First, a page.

The defense of the Liberian president had in fact used the ICTY-coined specific direction criterion to argue that Taylor’s support of murderous rebels in Sierra Leone, sadly known for the practices of recruiting child soldiers and of cutting the limbs of “political opponents”, was not directed at the commission of those terrible crimes.
But in September 2013, the appeals chamber of the SCSL had confirmed Taylor’s responsibility, rejecting the ICTY’s interpretation of aiding and abetting, and making Charles Taylor the first former head of state convicted by an international tribunal since the Nuremberg trials— and, what is also notable, for crimes committed in another country.
In another U-turn, perhaps prompted by this episode, or more likely because the Tribunal was now composed in part by new judges, even the ICTY recanted its earlier position on specific direction in two later cases, those of Sainović and Popović.
The 15 December decision on the Stanišić and Simatović case is therefore the third of the ICTY to confirm this rejection.
The significance of the Stanišić and Simatović appeals judgment
So why is this December’s decision on the Stanišić and Simatović case so relevant after all?
First, it seems to definitely mark the death of a dangerous precedent, that of a rather limiting interpretation of aiding and abetting in international law. Though it could still be retrieved by some other international Courts, there is now a considerable amount of precedents directing international Courts toward a broader interpretation of aiding and abetting and easing the way for more prompt attributions of responsibility, even in the legally ambiguous contexts typical for contemporary conflicts.
Second, the case had taken on a symbolic value together with the Gotovina and Perišić ones. In the latter two, the officials on trial (respectively, a famous Croatian general allegedly implicated in the ethnic cleansing perpetrated during operation Storm, and a Serbian JNA officer allegedly involved in the crimes committed by the Bosnian Serb Army), had eschewed long prison sentences meted out to them by the ICTY thanks to appeals decisions that, via a different interpretation of the law, had freed them of all charges to everyone’s surprise. Many are now commenting that Stanišić and Simatović were not so lucky, as they could be convicted as a result of the retrial.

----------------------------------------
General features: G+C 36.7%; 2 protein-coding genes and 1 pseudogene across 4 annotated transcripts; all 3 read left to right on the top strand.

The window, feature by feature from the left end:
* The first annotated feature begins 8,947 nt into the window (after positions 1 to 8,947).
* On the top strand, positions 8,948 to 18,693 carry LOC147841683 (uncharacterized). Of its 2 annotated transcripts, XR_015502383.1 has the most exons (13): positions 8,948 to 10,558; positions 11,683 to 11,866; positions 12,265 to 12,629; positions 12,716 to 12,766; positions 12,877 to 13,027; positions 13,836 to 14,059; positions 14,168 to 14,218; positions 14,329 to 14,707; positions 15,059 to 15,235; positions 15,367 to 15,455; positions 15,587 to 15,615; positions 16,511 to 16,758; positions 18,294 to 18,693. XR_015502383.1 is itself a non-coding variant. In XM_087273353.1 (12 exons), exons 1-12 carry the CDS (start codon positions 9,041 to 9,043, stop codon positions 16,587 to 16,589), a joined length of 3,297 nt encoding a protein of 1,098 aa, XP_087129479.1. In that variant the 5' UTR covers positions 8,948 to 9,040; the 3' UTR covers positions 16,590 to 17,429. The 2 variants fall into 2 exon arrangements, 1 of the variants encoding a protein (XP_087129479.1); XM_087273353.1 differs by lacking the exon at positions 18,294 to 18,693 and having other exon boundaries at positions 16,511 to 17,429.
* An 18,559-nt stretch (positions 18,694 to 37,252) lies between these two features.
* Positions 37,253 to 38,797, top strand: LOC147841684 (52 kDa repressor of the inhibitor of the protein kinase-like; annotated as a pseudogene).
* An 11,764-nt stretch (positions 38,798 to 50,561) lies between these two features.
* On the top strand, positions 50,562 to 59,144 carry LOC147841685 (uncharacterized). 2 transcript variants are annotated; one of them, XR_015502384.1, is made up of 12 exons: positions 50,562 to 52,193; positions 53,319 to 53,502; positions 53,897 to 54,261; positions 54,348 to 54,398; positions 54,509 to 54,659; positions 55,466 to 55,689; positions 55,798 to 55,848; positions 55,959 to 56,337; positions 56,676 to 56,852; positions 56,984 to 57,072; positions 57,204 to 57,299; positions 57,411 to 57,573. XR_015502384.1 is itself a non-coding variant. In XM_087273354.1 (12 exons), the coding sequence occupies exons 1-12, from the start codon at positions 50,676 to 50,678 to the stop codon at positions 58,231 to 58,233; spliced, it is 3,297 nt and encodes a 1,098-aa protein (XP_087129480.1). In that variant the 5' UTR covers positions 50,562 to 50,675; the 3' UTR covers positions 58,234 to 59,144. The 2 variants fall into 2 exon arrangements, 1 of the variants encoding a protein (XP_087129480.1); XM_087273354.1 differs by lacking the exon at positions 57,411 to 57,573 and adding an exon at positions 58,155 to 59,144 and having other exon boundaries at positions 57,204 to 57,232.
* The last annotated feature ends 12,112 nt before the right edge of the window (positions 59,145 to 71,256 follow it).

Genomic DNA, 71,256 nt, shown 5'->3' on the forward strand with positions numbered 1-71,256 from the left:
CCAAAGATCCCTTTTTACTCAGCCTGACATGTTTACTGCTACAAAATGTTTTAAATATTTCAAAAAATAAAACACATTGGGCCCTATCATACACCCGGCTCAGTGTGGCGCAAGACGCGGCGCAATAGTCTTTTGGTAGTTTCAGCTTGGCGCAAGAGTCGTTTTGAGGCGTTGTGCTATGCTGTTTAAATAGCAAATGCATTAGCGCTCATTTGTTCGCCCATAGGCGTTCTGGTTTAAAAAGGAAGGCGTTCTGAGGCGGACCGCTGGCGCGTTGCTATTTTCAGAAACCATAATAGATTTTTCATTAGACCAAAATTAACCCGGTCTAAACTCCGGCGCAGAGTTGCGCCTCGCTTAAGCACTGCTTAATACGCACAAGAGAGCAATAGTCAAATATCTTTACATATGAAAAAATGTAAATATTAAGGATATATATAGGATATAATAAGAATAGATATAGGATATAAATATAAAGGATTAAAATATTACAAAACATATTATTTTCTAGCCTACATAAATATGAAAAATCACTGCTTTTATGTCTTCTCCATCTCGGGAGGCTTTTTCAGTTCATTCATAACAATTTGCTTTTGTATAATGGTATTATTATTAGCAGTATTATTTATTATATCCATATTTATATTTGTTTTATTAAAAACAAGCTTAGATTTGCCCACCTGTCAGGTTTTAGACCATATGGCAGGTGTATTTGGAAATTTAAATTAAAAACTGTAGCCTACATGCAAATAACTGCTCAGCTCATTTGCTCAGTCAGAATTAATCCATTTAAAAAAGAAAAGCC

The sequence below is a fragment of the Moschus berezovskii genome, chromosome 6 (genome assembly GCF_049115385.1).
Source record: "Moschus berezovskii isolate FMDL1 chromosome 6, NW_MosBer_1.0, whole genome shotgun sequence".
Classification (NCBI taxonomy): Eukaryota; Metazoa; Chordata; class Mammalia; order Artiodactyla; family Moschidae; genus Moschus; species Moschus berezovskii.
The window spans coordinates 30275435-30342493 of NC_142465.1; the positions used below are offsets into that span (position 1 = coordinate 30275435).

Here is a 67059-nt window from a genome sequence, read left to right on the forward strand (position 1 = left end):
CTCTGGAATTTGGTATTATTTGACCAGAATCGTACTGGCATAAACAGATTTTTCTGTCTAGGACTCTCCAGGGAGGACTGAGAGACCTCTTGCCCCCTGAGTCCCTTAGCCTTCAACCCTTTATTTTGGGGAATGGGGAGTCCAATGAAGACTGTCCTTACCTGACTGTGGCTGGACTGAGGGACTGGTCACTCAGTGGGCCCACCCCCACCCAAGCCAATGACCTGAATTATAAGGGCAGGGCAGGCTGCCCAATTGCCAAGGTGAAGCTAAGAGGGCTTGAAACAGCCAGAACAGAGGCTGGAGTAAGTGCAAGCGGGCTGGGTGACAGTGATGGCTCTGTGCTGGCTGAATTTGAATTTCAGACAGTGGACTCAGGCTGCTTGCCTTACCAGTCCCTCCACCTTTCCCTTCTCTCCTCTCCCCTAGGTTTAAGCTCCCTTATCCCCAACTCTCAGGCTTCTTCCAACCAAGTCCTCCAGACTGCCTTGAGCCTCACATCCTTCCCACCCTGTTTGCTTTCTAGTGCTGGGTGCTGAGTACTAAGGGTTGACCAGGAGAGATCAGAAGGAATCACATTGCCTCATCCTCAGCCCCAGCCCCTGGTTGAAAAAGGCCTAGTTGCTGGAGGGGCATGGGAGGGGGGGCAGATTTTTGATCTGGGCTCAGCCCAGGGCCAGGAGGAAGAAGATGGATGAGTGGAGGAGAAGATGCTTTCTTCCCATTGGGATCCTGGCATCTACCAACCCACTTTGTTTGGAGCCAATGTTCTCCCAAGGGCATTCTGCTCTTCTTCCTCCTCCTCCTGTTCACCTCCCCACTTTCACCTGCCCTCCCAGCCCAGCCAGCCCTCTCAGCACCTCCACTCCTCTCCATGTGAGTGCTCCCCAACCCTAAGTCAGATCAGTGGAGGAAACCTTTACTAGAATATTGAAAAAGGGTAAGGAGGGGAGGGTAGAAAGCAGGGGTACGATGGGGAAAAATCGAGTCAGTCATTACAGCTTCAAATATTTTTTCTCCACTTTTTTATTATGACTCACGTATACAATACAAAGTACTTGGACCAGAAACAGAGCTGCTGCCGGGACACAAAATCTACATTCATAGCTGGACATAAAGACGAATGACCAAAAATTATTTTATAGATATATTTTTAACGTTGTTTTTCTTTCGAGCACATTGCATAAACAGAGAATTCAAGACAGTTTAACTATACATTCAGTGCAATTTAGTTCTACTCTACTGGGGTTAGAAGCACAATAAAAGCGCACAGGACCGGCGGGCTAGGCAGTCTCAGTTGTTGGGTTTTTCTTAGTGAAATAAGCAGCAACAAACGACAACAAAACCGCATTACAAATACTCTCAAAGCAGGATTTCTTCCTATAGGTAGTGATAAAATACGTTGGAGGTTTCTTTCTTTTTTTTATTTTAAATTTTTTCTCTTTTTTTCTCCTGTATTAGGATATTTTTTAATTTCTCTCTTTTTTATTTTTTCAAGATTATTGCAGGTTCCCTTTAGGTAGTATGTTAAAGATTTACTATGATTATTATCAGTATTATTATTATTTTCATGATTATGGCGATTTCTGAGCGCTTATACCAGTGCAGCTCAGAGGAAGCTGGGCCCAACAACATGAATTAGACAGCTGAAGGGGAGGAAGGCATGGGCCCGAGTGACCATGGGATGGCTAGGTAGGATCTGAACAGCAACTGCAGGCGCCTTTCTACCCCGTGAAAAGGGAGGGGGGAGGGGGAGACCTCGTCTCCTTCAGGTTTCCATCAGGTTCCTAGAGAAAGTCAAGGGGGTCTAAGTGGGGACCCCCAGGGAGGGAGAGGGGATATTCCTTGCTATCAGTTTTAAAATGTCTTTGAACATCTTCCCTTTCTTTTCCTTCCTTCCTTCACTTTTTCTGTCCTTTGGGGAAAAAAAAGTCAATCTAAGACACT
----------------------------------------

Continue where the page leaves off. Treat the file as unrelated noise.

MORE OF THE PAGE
This wavering of the ICTY between utterly different judicial solutions bears witness to an ever-present element of arbitrariness in Courts’ decisions and to their not being immune to political motives, as legalist enthusiasts generally claim.
But perhaps most importantly, as pointed out by ICTY expert Marko Milanović, this is the last case before the ICTY where the responsibility of Serbian officials for crimes committed by Bosnian and Croatian Serbs could be established, in the Tribunal’s failure to convict other Serbian officials like Milosevic and the above mentioned Perišić.
Should Stanisic and Simatović be found guilty in the retrial, a connection between the Serbian political cadres and the crimes committed in Croatia and Bosnia Herzegovina would be established, legally sanctioning the direct involvement of the Serbian state in the Bosnian and Croatian conflicts of the 1990s.